Under the existing CGT small business concessions there is a problem with satisfying certain tests where unitholders or shareholders are not human beings but instead are other companies or trusts (ie, the ‘controlling individual’ test). This has been one of the reasons why partnerships of discretionary trusts have been popular due to each discretionary trust, in effect, applying the tests in isolation.
The 2006 Budget includes proposals to amend these CGT rules to allow tracing through multi-tiered structures to see if a ‘significant individual’, broadly, holds at least a 20% interest in the entity which ultimately holds and conducts the business. Unfortunately, the devil is in the detail with these proposed changes (not released to the public at this stage) and we understand that the outcome will depend on whether there is an asset/business sale or a sale of shares or units.
Also, with the 2006 Budget’s further reduction of personal marginal tax rates and the already existing anti-avoidance rules which apply to persons using companies to derive their personal services income, it is expected that private companies will continue to remain the least favourable structure for small businesses.
These and other changes are simply another planning opportunity to carefully assess for clients proposing to establish, restructure or acquire a business. It is the role of advisers to make sure that clients are informed of all the pros and cons of a particular structure.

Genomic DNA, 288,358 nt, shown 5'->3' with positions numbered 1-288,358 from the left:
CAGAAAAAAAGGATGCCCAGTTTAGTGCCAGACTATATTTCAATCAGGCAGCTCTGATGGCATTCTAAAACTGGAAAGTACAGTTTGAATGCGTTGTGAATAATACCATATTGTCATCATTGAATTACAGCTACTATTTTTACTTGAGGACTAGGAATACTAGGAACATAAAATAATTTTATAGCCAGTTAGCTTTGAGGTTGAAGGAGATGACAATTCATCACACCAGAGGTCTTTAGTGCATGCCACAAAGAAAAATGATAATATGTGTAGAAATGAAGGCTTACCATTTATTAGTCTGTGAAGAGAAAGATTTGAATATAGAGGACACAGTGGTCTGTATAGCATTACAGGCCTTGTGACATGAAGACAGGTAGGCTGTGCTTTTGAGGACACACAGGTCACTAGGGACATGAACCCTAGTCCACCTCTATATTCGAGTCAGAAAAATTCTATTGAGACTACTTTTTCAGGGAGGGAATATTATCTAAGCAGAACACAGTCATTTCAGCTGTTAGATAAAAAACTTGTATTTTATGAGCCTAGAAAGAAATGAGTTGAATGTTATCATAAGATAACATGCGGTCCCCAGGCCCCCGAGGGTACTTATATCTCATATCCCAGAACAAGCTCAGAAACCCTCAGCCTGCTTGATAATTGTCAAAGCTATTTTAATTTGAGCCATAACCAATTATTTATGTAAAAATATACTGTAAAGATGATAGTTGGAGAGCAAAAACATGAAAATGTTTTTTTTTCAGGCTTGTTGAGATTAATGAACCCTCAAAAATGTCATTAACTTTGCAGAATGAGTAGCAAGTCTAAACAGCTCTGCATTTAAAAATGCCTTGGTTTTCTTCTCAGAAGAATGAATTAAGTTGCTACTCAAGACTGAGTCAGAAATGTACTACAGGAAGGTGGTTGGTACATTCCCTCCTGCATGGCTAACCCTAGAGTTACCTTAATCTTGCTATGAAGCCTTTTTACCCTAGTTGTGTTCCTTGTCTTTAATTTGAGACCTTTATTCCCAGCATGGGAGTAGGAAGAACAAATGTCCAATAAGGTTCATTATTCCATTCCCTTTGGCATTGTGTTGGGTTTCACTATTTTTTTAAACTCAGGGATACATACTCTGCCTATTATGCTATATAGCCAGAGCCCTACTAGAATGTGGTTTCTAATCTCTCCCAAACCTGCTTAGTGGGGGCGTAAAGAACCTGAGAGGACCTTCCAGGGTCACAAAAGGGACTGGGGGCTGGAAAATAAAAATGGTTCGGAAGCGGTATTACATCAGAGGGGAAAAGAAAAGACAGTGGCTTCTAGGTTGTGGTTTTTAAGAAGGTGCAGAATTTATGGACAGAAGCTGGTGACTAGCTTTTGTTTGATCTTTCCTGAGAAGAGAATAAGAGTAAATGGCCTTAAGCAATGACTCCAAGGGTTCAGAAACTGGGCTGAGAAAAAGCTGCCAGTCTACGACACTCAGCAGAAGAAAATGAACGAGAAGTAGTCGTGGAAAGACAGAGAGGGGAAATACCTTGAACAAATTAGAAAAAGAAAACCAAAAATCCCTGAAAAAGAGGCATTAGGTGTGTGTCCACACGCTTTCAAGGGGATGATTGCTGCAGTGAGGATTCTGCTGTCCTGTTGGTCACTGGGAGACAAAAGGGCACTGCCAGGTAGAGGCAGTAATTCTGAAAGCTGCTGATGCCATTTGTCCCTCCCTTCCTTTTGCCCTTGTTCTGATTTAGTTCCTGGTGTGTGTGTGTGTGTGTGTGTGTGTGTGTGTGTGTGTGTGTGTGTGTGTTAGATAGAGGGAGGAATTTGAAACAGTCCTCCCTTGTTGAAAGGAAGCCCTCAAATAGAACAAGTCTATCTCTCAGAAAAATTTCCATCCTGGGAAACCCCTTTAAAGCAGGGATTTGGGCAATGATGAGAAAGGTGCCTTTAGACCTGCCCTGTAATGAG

In planning today there is no absolute certainty as to the future. Experienced advisers, however, keep on top of change undertaking regular reviews of each client’s structure.
New ATO ID undermines afforestation arrangements
Many people have invested in afforestation arrangements (ie, land and a management contract where a promoter tends to trees on the land). Often an upfront deduction is claimed in an individual’s name and in some cases the investment is then transferred to the individual’s SMSF. This relies upon the investment being viewed as business real property (‘BRP’) and thus not breaching s 66 of the SISA (ie, the prohibition on acquisition of assets from related parties with certain exceptions, such as BRP). ATO ID 2002/987 provided support for this view.
However, ATO ID 2002/987 has been overturned by ATO ID 2006/261. The interest in the afforestation arrangement may well now be viewed as BRP plus the bundle of rights associated with the management contract. Accordingly, the investment as a whole is not BRP and transferring the investment to an SMSF might breach s 66. This should also be borne in mind when considering other transactions involving BRP. SMSF trustees must now be far more careful when acquiring BRP with attached contracts (eg, a property manager).
Those whose SMSFs have engaged in such arrangements should seek advice to ensure they are not at risk.
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DBA News contains general information only and is no substitute for expert advice. Further, DBA is not licensed under the Corporations Act 2001 (Cth) to give financial product advice. We therefore disclaim all liability howsoever arising from reliance on any information herein unless you are a client of DBA that has specifically requested our advice.